THE appointment of Port Elizabeth-born Ian Nicholls as president and MD of all General Motors (GM) operations in sub-Saharan Africa, including SA, is an important step in streamlining the US-based group’s African activities, GM said on Tuesday.
Mr Nicholls, the operations vice-president of General Motors SA (GMSA), will take up his new post on June 1. He will be responsible for GMSA’s manufacturing, marketing and export operations in SA, and for the GM group’s sales across the sub-Saharan region.
He will also oversee sales in Israel, which is separated from the rest of the Middle East region for political reasons.
Mario Spangenberg, president of GM’s overall Africa and Middle East region, said: “We are focusing our investments on where the opportunity for growth is greatest. Africa is recognised as the next frontier for growth for the automotive industry.”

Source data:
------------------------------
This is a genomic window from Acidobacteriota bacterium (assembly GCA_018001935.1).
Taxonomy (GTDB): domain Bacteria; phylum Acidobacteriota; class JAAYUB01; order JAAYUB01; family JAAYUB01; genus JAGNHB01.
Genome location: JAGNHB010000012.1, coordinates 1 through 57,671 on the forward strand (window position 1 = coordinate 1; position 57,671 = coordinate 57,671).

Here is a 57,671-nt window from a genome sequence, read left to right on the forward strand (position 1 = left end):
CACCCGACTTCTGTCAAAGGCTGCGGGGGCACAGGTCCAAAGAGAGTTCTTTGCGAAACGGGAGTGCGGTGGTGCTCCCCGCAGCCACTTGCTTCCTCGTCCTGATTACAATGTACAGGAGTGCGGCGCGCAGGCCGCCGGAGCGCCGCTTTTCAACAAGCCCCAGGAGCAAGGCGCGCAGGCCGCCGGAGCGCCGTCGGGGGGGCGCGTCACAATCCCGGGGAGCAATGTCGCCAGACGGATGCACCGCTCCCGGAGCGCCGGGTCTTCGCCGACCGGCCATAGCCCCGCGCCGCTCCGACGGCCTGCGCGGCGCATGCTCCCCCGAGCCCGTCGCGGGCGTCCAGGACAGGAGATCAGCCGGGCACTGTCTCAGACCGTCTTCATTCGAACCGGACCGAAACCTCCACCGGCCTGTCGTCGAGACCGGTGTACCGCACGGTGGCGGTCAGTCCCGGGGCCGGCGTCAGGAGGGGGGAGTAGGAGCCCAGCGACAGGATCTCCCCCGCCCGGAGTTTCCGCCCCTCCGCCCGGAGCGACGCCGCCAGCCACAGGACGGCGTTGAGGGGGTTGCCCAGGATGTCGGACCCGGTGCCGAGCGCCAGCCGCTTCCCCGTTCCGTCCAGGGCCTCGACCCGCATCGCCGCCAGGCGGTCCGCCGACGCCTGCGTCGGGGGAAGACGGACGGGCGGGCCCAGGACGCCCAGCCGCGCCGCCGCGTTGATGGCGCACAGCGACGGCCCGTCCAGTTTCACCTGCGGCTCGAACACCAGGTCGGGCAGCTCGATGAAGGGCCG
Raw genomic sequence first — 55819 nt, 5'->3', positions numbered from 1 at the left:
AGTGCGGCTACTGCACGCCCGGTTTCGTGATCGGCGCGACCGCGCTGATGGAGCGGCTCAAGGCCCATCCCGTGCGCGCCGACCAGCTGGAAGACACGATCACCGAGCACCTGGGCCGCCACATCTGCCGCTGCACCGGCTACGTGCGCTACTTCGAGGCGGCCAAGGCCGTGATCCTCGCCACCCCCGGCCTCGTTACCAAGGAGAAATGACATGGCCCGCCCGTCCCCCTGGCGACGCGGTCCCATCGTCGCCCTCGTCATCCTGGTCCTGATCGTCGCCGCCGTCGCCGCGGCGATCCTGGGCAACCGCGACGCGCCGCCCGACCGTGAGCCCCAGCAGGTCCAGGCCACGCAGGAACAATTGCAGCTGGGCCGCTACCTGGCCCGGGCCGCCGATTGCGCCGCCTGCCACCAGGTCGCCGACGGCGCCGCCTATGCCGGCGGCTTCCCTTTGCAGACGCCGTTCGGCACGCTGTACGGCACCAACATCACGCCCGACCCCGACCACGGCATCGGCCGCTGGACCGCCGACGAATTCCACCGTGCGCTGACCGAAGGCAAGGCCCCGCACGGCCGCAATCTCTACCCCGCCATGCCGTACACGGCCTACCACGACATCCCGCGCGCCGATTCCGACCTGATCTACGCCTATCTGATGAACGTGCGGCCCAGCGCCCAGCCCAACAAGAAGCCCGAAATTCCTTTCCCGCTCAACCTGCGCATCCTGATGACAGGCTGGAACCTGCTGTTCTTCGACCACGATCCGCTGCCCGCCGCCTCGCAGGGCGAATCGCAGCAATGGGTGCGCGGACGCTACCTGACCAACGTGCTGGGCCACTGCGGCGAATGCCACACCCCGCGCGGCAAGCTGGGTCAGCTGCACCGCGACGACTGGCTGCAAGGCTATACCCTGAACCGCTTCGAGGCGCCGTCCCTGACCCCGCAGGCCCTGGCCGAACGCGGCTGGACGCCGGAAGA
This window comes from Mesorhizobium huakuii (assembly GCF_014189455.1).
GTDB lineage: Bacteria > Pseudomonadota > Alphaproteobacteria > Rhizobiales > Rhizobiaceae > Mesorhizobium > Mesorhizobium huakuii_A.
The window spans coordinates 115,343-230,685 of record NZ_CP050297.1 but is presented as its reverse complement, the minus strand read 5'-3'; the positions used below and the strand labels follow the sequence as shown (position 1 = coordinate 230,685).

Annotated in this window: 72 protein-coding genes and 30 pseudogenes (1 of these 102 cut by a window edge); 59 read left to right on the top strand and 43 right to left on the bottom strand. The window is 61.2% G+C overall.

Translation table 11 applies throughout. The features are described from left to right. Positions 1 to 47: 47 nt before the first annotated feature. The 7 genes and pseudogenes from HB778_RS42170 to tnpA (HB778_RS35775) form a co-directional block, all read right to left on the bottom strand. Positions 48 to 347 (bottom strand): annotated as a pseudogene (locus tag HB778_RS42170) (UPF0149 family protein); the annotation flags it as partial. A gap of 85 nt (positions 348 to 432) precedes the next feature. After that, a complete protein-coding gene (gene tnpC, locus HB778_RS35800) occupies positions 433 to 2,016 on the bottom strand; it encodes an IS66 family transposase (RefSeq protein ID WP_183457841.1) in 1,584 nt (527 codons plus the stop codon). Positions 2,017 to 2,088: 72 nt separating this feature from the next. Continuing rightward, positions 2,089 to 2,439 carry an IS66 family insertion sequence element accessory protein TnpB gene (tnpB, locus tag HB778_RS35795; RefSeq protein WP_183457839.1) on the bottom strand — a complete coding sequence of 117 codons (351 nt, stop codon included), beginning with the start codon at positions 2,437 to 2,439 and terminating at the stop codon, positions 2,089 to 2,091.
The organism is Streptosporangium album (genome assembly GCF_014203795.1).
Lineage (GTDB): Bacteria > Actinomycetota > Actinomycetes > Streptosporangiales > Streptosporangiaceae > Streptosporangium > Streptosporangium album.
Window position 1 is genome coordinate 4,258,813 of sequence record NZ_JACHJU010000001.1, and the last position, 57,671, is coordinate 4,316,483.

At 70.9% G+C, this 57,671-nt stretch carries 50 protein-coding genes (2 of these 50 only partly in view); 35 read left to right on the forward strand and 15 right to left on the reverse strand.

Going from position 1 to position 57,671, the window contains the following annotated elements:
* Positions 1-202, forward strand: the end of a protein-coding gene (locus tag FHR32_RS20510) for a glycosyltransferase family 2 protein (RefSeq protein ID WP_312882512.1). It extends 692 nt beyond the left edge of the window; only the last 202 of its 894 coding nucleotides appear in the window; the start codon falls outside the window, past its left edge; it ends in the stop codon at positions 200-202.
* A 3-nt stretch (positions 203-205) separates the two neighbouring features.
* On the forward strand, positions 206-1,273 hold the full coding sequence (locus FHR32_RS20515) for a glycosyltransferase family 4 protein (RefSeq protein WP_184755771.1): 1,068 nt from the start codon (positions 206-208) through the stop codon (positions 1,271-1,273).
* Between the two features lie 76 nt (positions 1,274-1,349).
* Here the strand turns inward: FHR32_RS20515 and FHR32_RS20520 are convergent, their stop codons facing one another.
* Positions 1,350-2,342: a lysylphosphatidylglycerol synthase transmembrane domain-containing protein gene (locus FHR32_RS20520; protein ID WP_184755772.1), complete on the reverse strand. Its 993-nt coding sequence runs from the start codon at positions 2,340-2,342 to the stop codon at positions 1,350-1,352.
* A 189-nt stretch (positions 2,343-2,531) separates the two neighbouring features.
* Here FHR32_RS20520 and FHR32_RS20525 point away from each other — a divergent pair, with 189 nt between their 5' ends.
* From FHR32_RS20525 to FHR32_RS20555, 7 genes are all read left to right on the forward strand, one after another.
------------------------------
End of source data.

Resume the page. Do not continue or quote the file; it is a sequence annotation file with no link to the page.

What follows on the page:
GMSA builds the Chevrolet Spark car and Utility pick-up at its assembly plant in Port Elizabeth, as well as the Isuzu KB bakkie.
Export growth into Africa has been slow and Mr Nicholls told Business Day that the company was anxious to remedy it. The plant has annual capacity for nearly 100,000 vehicles, but assembles fewer than half of this figure. The Spark and Utility are almost exclusively for sale in SA.
He considers the Isuzu KB to be the prime GMSA export product. Last year, GM sales of Isuzu, Chevrolet and Opel vehicles in sub-Saharan Africa — most sourced from outside SA — improved 31%.
Mr Nicholls said: “We want to grow export volumes in the markets we have, but we also want to have additional markets.”
GM was considering Nigeria as a second major African production centre but a decision was still some way off. “There is a great opportunity there in terms of Nigeria’s population and those of nearby countries,” he said. “But there are too many ‘grey’ imports and, for now, the country has no local suppliers. There is potential but making it work won’t be easy.”
Mr Nicholls has worked for GMSA and associate companies since 1990. He also spent time in the US, where he was responsible for GM global portfolio development for pick-ups.